• Dosimetry for new radiopharmaceuticals for use in therapy (including alpha emitters)
  • External quality audits
    • Dosimetry audits in radiotherapy (national and international dosimetry audit networks, postal and on-site audits in reference and non-reference conditions using simple and semi-anatomical phantoms)
    • Credentialing for clinical trials through the use of phantoms
    • Comprehensive audits (diagnostic radiology, nuclear medicine, radiotherapy)
  • Radiation protection dosimetry
    • Use of radiation protection quantities (effective and equivalent dose, intake)
    • Occupational dosimetry for medical workers (incl. pregnant staff)
    • Dosimetric characterization of medical workplaces (PET, PET/CT, protons, etc.)
    • Measurement techniques around pulsed sources
    • Personal dosimetry comparisons
  • Dosimetry for proton and heavier charged particle beams in radiotherapy
    • Implementation of ICRU 78
    • Update of the International dosimetry protocol TRS 398
    • Basic data for dosimetry
    • Perturbation and correction factors
    • Proton radiography
    • Patient specific dosimetry and PET
    • Neutrons and out of field dosimetry

Papers/Posters & Symposium Proceedings

Concise papers on issues falling within the topics outlined in Section 2 may be submitted as contributions to the symposium. All papers, apart from invited review papers, must present original work; they should not have been published elsewhere.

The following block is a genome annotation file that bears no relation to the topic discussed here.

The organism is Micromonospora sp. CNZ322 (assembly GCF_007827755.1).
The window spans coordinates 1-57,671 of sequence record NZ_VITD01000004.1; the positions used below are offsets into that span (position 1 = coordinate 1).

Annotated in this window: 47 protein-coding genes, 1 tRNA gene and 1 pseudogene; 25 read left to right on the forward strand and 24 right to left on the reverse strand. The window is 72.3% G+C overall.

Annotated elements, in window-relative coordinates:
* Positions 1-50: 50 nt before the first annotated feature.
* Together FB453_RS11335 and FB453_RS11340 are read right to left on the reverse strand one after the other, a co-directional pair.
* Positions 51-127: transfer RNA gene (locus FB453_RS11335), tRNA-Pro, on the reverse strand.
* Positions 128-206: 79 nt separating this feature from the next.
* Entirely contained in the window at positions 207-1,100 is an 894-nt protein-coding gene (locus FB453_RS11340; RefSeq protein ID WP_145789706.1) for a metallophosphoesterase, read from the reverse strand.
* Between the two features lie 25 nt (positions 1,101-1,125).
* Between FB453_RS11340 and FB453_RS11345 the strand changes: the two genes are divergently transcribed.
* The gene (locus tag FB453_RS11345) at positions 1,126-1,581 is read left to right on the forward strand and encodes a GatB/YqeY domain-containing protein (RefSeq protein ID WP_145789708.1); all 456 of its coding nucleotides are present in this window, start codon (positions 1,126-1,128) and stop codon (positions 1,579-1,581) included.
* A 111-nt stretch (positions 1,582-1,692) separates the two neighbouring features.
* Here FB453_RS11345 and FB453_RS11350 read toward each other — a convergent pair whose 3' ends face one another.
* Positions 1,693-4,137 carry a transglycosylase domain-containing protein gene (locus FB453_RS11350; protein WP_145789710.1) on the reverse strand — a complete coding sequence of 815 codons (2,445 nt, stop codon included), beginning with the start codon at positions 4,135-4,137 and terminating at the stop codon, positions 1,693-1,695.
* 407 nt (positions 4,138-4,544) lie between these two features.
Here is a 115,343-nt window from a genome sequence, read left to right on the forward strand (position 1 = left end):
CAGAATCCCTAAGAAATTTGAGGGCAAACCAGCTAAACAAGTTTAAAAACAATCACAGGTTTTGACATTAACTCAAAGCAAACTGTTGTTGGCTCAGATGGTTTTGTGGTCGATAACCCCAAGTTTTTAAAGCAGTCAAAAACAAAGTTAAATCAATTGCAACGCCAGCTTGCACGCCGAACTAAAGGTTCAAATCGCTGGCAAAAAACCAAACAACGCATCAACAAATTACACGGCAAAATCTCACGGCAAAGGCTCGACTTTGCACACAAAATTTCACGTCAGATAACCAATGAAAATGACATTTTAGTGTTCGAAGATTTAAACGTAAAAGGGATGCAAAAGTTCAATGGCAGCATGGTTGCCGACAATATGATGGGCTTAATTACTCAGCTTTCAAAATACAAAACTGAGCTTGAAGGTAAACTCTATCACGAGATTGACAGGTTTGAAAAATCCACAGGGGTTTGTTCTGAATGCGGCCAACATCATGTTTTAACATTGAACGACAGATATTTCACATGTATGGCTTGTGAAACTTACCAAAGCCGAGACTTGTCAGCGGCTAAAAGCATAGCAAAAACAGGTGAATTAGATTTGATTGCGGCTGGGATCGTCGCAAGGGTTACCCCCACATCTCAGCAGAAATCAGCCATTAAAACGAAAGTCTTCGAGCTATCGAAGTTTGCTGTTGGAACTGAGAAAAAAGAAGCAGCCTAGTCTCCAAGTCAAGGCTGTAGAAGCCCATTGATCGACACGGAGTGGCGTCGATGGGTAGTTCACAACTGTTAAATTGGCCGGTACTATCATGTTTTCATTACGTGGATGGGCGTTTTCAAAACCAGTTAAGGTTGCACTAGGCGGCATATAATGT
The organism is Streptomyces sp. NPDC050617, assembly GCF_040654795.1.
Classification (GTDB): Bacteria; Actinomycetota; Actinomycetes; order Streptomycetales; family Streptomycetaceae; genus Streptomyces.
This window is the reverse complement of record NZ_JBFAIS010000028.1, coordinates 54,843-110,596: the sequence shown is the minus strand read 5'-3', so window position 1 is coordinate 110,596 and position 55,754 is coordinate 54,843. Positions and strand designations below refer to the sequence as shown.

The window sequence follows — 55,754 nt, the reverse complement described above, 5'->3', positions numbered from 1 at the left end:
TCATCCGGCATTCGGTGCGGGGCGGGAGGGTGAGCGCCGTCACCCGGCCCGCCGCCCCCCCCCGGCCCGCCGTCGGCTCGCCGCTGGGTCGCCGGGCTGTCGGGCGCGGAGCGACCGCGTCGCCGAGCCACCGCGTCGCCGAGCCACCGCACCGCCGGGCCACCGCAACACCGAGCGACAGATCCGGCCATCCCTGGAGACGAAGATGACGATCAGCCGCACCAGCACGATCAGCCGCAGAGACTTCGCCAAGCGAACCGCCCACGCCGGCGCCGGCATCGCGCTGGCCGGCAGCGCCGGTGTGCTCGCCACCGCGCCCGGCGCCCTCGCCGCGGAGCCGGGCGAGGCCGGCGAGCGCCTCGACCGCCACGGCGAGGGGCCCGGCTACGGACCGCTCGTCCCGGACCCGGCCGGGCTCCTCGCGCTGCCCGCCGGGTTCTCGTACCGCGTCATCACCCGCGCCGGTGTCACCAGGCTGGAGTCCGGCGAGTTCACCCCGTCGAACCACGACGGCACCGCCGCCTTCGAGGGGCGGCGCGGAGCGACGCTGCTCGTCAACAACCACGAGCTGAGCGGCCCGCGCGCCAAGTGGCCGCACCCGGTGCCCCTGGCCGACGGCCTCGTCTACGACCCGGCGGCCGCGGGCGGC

(a) Submission of Synopses

Persons who wish to present a paper or poster at the symposium must submit a two page synopsis of about 800 words (in English) together with the completed Participation Form (Form A) and Paper Submission Form (Form B) as indicated in Section 9 ‘Channels of communication and deadlines’ by 16 April 2010.
The instructions and specifications on how to prepare the synopsis, how to access and use the template and how to submit it electronically are given in the attachment. Also attached is a “Sample Extended Synopsis”.
The synopsis will be considered by the Programme Committee only if Form A and Form B have been sent to the competent official authority of the participant’s country (see Section 9) for transmission to the IAEA.

(b) Acceptance of papers/posters

Given the number of papers anticipated and the need to provide ample time for discussion, the number of papers that can be accepted for oral presentation is limited. Authors who would prefer to present a poster are requested to indicate this preference on the participation form (Form A).
Authors will be notified by the end of May 2010 whether their papers have been accepted by the Programme Committee for oral presentation or for presentation as a poster. Following acceptance of their paper they will be informed of the assigned paper/poster number and the session of presentation. All of the accepted synopses will be reproduced in unedited form in the “Book of Extended Synopses” which will be distributed to all participants at registration.

(c) Submission of full manuscripts

Instructions and guidelines on how to submit the full manuscript will be sent to all authors of accepted papers/posters and will also be available on the symposium website by the end of May 2010.

(d) Proceedings

Proceedings will be published as soon as possible after the symposium.


All persons wishing to participate in the symposium are requested to register in advance online via the symposium web site: